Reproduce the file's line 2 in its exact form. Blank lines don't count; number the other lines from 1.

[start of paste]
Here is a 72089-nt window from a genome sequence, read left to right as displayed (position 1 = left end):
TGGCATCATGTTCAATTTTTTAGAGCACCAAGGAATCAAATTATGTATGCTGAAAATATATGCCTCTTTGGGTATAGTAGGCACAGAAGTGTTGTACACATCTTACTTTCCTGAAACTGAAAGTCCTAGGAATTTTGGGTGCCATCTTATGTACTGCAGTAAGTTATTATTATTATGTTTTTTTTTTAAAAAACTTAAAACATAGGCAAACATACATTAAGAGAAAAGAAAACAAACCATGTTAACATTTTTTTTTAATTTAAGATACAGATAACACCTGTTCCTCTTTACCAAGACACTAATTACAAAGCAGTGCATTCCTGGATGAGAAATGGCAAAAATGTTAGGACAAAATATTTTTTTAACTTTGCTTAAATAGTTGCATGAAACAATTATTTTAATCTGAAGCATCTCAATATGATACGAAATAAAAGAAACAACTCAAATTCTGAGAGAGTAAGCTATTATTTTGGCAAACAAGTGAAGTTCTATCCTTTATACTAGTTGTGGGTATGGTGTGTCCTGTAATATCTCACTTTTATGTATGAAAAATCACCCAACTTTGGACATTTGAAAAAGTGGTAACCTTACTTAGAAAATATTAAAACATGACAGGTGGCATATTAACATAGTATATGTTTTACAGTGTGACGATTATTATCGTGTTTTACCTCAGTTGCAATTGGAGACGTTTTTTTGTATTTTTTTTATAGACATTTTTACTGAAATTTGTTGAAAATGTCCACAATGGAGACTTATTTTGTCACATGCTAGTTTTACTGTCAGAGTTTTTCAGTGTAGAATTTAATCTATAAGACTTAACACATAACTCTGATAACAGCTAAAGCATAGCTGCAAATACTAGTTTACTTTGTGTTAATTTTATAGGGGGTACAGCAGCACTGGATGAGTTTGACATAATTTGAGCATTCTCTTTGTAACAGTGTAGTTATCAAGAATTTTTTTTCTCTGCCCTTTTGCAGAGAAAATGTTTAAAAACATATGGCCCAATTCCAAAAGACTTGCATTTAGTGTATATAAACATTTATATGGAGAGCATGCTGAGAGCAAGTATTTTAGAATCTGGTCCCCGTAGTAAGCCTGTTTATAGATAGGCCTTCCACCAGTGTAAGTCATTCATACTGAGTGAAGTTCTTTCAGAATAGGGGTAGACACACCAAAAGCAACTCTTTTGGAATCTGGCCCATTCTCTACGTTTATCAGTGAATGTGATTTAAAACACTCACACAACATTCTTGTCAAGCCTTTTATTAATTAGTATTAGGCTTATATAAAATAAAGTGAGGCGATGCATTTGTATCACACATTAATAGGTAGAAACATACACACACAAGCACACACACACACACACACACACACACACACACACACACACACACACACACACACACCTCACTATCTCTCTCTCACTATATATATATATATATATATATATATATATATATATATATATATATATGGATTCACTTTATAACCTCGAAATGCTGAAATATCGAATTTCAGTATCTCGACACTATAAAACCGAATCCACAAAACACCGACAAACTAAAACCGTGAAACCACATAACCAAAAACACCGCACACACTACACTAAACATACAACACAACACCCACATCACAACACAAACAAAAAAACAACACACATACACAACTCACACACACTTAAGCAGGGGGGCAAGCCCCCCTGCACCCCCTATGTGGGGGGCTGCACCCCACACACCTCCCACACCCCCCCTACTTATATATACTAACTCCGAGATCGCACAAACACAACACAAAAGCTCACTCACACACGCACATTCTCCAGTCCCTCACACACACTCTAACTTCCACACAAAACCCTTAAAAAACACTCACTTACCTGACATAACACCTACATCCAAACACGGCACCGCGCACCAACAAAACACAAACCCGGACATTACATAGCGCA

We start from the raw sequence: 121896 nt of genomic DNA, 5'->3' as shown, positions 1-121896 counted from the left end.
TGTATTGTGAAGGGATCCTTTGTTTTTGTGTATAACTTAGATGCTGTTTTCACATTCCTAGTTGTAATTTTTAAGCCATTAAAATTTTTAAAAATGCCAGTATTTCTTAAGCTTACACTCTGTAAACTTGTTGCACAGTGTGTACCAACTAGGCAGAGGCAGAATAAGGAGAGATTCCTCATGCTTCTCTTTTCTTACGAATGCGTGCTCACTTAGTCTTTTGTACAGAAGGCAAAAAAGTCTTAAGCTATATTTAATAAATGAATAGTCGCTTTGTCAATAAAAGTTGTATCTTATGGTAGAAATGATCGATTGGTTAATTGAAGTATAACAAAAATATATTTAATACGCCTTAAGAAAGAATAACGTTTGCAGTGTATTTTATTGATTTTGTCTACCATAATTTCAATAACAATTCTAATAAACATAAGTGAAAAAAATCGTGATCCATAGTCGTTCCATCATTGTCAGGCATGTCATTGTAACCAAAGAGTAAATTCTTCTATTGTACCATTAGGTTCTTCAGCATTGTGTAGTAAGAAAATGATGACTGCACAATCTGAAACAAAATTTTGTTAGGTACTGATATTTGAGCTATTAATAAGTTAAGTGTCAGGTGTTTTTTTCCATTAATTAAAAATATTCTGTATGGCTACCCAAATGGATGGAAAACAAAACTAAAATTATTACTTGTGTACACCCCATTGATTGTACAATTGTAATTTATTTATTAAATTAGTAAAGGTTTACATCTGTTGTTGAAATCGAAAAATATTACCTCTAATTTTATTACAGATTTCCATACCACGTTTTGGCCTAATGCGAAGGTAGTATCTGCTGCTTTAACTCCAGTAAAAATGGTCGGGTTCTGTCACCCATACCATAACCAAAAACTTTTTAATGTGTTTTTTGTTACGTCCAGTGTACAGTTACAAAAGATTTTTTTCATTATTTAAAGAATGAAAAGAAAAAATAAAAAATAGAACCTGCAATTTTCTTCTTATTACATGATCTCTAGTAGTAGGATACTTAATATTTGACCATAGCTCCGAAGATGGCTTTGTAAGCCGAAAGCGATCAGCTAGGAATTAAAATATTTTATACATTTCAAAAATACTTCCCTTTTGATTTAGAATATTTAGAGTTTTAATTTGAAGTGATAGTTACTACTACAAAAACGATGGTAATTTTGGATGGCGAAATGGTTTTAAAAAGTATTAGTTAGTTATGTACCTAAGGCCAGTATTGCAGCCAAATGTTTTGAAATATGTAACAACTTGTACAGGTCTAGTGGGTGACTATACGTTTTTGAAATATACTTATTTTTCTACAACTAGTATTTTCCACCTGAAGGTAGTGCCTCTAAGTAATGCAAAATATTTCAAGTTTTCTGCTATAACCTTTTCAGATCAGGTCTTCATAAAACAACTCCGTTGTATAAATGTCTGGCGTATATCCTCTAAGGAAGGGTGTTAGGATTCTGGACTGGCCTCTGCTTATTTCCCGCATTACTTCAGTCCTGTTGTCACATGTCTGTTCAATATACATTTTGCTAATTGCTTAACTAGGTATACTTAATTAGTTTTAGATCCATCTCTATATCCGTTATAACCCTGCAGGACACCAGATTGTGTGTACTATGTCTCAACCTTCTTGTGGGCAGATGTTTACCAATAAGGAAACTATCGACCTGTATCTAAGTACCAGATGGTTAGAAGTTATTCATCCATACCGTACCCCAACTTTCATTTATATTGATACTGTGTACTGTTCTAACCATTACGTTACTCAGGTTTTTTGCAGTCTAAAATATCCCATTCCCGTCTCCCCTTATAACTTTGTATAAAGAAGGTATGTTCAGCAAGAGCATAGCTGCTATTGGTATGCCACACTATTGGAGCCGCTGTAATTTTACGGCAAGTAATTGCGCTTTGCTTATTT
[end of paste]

TGGCATCATGTTCAATTTTTTAGAGCACCAAGGAATCAAATTATGTATGCTGAAAATATATGCCTCTTTGGGTATAGTAGGCACAGAAGTGTTGTACACATCTTACTTTCCTGAAACTGAAAGTCCTAGGAATTTTGGGTGCCATCTTATGTACTGCAGTAAGTTATTATTATTATGTTTTTTTTTTAAAAAACTTAAAACATAGGCAAACATACATTAAGAGAAAAGAAAACAAACCATGTTAACATTTTTTTTTAATTTAAGATACAGATAACACCTGTTCCTCTTTACCAAGACACTAATTACAAAGCAGTGCATTCCTGGATGAGAAATGGCAAAAATGTTAGGACAAAATATTTTTTTAACTTTGCTTAAATAGTTGCATGAAACAATTATTTTAATCTGAAGCATCTCAATATGATACGAAATAAAAGAAACAACTCAAATTCTGAGAGAGTAAGCTATTATTTTGGCAAACAAGTGAAGTTCTATCCTTTATACTAGTTGTGGGTATGGTGTGTCCTGTAATATCTCACTTTTATGTATGAAAAATCACCCAACTTTGGACATTTGAAAAAGTGGTAACCTTACTTAGAAAATATTAAAACATGACAGGTGGCATATTAACATAGTATATGTTTTACAGTGTGACGATTATTATCGTGTTTTACCTCAGTTGCAATTGGAGACGTTTTTTTGTATTTTTTTTATAGACATTTTTACTGAAATTTGTTGAAAATGTCCACAATGGAGACTTATTTTGTCACATGCTAGTTTTACTGTCAGAGTTTTTCAGTGTAGAATTTAATCTATAAGACTTAACACATAACTCTGATAACAGCTAAAGCATAGCTGCAAATACTAGTTTACTTTGTGTTAATTTTATAGGGGGTACAGCAGCACTGGATGAGTTTGACATAATTTGAGCATTCTCTTTGTAACAGTGTAGTTATCAAGAATTTTTTTTCTCTGCCCTTTTGCAGAGAAAATGTTTAAAAACATATGGCCCAATTCCAAAAGACTTGCATTTAGTGTATATAAACATTTATATGGAGAGCATGCTGAGAGCAAGTATTTTAGAATCTGGTCCCCGTAGTAAGCCTGTTTATAGATAGGCCTTCCACCAGTGTAAGTCATTCATACTGAGTGAAGTTCTTTCAGAATAGGGGTAGACACACCAAAAGCAACTCTTTTGGAATCTGGCCCATTCTCTACGTTTATCAGTGAATGTGATTTAAAACACTCACACAACATTCTTGTCAAGCCTTTTATTAATTAGTATTAGGCTTATATAAAATAAAGTGAGGCGATGCATTTGTATCACACATTAATAGGTAGAAACATACACACACAAGCACACACACACACACACACACACACACACACACACACACACACACACACACACACACCTCACTATCTCTCTCTCACTATATATATATATATATATATATATATATATATATATATATATATATATGGATTCACTTTATAACCTCGAAATGCTGAAATATCGAATTTCAGTATCTCGACACTATAAAACCGAATCCACAAAACACCGACAAACTAAAACCGTGAAACCACATAACCAAAAACACCGCACACACTACACTAAACATACAACACAACACCCACATCACAACACAAACAAAAAAACAACACACATACACAACTCACACACACTTAAGCAGGGGGGCAAGCCCCCCTGCACCCCCTATGTGGGGGGCTGCACCCCACACACCTCCCACACCCCCCCTACTTATATATACTAACTCCGAGATCGCACAAACACAACACAAAAGCTCACTCACACACGCACATTCTCCAGTCCCTCACACACACTCTAACTTCCACACAAAACCCTTAAAAAACACTCACTTACCTGACATAACACCTACATCCAAACACGGCACCGCGCACCAACAAAACACAAACCCGGACATTACATAGCGCA